The visual components that were carried over from Bao are the character designs. While the human characters retained their round appearances, this movie has made them more realistic proportionate with a hint of an anime look. In fact, Domeen Shi was heavily influenced by anime during her youth and that style fits the movie well, thanks to the appeal and expressive facial animations. Not to mention, Mei's design as a red panda really gives out cute and plushy toy vibes thanks to attention to detail on the fur texture. As for the character animation, the movements are down-to-earth while certain characters have their own distinctive flair. These examples include Mei struggling with her emotions or her friend Abby's erratic behavior. The climax is also visually intriguing and intense, which acts more like a homage to kaiju or monster movies.

Although Toronto may seem to look like an average city with a generic middle school, the early 2000s setting helps give it an authentic feeling, including technology and pop culture (i.e. virtual pets and cell phones). Comparing these and the technology we have today, it is considered nostalgic for those who grew up around that period. Once we get to the Lee family temple, it feels comforting and immersive as we learn about the family's history and Chinese culture. The 4*Town concert stadium also brings out the neon colors and scope of an actual concert, along with a mixture of traditional and contemporary music during the climax.

Bonus points go to the effects animations and fantasy sequences whenever we get to Mei's psyche.

It Takes Two Characters to Grow and Bond

It is important to remember that this story is about growing up and how it affects the characters throughout. At first, there may be some simple and commonplace characters, but the execution helps them feel understood and connected towards the end.

Our main protagonist Mei Ling has turned thirteen and is ready to enjoy the new, independent life, such as having crushes and hanging out with her friends. At the same time, she also has a respectful yet complex time with her family, mostly due to her mother's overprotective nature. Once she becomes the giant red panda, Mei's life changes, and now struggles with both her personal and family life. Speaking of her mother, Ming is an overbearing parent whose actions towards her daughter's interests would unintentionally cause more harm than good. While some would view her as an unlikeable character, she is actually an example of letting your emotions get the best of you. Once we learn more about Ming, there is a tragic and sympathetic side that any parent could relate to.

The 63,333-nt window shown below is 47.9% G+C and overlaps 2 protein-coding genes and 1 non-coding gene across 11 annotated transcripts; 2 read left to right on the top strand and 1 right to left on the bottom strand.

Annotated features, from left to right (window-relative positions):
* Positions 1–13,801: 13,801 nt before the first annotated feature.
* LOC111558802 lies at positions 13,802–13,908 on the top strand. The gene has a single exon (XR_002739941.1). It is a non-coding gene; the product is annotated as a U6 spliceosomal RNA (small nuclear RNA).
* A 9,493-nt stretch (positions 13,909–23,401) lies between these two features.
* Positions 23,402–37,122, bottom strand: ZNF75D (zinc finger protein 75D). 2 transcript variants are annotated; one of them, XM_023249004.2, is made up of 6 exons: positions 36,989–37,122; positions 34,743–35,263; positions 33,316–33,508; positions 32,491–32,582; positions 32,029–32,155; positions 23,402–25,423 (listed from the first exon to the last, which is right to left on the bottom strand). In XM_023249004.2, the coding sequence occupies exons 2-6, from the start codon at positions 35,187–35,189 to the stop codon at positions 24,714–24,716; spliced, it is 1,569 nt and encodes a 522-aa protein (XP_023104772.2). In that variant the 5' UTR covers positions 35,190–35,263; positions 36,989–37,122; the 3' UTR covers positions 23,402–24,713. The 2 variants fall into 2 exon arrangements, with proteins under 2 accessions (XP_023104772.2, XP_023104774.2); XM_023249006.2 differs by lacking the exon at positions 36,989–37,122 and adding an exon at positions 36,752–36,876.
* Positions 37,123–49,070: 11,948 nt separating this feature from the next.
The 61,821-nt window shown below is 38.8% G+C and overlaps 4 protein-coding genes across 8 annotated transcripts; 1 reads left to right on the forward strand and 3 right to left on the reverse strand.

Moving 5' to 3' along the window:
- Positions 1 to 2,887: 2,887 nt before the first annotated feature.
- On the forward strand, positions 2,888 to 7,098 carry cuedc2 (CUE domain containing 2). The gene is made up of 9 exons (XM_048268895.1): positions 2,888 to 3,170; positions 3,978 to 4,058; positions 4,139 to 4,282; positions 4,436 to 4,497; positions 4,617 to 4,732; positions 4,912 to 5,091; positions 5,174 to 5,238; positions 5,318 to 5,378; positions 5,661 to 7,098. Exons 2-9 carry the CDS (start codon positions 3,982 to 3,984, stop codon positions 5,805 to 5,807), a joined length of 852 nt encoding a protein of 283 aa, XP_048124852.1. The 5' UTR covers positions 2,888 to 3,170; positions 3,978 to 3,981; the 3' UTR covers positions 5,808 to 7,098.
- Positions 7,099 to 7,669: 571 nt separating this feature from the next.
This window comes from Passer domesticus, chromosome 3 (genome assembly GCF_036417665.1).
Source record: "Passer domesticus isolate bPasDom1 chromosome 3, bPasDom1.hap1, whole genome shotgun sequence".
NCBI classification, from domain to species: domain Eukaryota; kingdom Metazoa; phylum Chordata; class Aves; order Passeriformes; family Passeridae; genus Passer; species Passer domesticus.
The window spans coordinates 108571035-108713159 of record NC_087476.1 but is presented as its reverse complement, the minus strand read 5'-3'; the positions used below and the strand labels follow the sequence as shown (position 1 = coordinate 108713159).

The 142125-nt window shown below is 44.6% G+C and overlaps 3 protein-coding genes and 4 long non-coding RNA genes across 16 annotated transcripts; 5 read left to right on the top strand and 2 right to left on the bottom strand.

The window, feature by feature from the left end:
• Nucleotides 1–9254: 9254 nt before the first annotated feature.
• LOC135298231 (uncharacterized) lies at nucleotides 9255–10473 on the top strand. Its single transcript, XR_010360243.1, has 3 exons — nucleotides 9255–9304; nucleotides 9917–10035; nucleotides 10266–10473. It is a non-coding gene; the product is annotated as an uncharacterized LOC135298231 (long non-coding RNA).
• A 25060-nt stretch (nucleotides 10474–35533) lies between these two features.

The rest of the Lee family includes the quiet yet supportive father Jin, the stern grandmother Wu and Mei's eccentric aunts. Mei's friends, consisting of the easygoing Miriam, the deadpan Priya, and the aggressive Abby, represent the moral support of Mei's newfound change and the key to calming her nerves. Other characters like the bully Tyler and the shaman Mr. Gao definitely have their moments.

The voice acting is also solid with Rosalie Chiang sounding believable as a child going through changes while Sandra Oh delivers a chilling yet compelling performance. Every actor's performance helped strengthen their character's personalities over their simplicity and Domeen Shi knew how to convey them.


Overall, Turning Red is another great entry in the Pixar film library. For a concept that sounds strange and uncanny, the movie executes it in a delightful and skillful manner. It symbolizes the outlook of puberty with imaginative writing, societal animation, and empathetic characters. This is highly recommended for families and an inspiration for those who are having trouble growing up. For anyone else, it would depend on how one feels towards the concept itself. Watch it once and decide for yourself. It is a shame that this movie didn't get the silver screen treatment as intended. Let us pray from the bottom of our hearts for the future of Pixar and its passionate projects. Growing up can be a literal beast, but Domeen Shi teaches us that everything is okay in the end.